WARSAW — Classrooms remained empty across Poland on Monday as kindergarten, primary and secondary school teachers launched an indefinite national strike for higher wages, a move that challenges the right-wing government in an election year.
Up to 90 percent of teachers did not show up for work in various regions across the country, according to the ZNP Polish Teachers Union, which launched the job action demanding salary hikes of 1000 zloty (233 euros, $262) per month.
"It's hard to be satisfied with a raise of 40 to 50 euros when you know that Polish teachers earn the least in Europe," Slawomir Broniarz, ZNP president said.
"Without a compromise, the upcoming exams -- those that are set to begin on Wednesday (April 10th, 2019) -- are under serious threat," Broniarz said, adding that "only the government can provide a solution."
The strike comes as Poland's right-wing populist Law and Justice (PiS) government has rolled out a raft of generous social spending measures ahead of European elections in May and a general election this fall to shore up popularity dented by a string of scandals.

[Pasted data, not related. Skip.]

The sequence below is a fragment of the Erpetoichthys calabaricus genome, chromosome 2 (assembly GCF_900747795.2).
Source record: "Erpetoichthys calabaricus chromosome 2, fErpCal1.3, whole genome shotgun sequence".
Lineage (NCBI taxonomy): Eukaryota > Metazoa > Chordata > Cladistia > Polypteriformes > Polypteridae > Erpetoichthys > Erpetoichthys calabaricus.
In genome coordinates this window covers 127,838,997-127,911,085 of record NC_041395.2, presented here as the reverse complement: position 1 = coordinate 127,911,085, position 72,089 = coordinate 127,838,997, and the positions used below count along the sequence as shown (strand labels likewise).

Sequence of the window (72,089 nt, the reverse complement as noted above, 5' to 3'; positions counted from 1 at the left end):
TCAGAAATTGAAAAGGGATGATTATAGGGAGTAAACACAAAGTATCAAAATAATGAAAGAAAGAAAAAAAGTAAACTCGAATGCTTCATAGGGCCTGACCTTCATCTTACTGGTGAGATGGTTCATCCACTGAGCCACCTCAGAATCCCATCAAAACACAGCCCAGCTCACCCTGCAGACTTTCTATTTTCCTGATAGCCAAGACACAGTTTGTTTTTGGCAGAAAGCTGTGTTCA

Focusing its campaign on bread-and-butter issues, the PiS has passed a pension hike and vowed to expand a child allowance it launched after taking office in late 2015.
It has also promised no income tax for employees under 26 years of age, lower income tax for pensioners and special allowances for the owners of cows and pigs.
Teachers have long complained of low wages in Poland, where public sector salaries have struggled to catch up with private sector earnings after the country shed communism in 1991.
"When you start out as a teacher right after college, you earn between 400 and 500 euros per month. A teacher with 20 years of experience earns around 600 euros per month," primary school teacher Joanna Polcyn-Ostrowska said.
That is lower than official statistics which show that Polish teachers earn between 3,000 to 5,000 zloty (700 to 1,100 euros) per month.
Last chance negotiations broke off late on Sunday after the largest unions, including the ZNP, rejected the government's offer.
"I get the impression that those who didn't sign the agreement (with the government) want chaos and confusion and that they aren't willing to reach a compromise," Beata Szydlo, Poland's deputy prime minister for social affairs told reporters on Monday. — AFP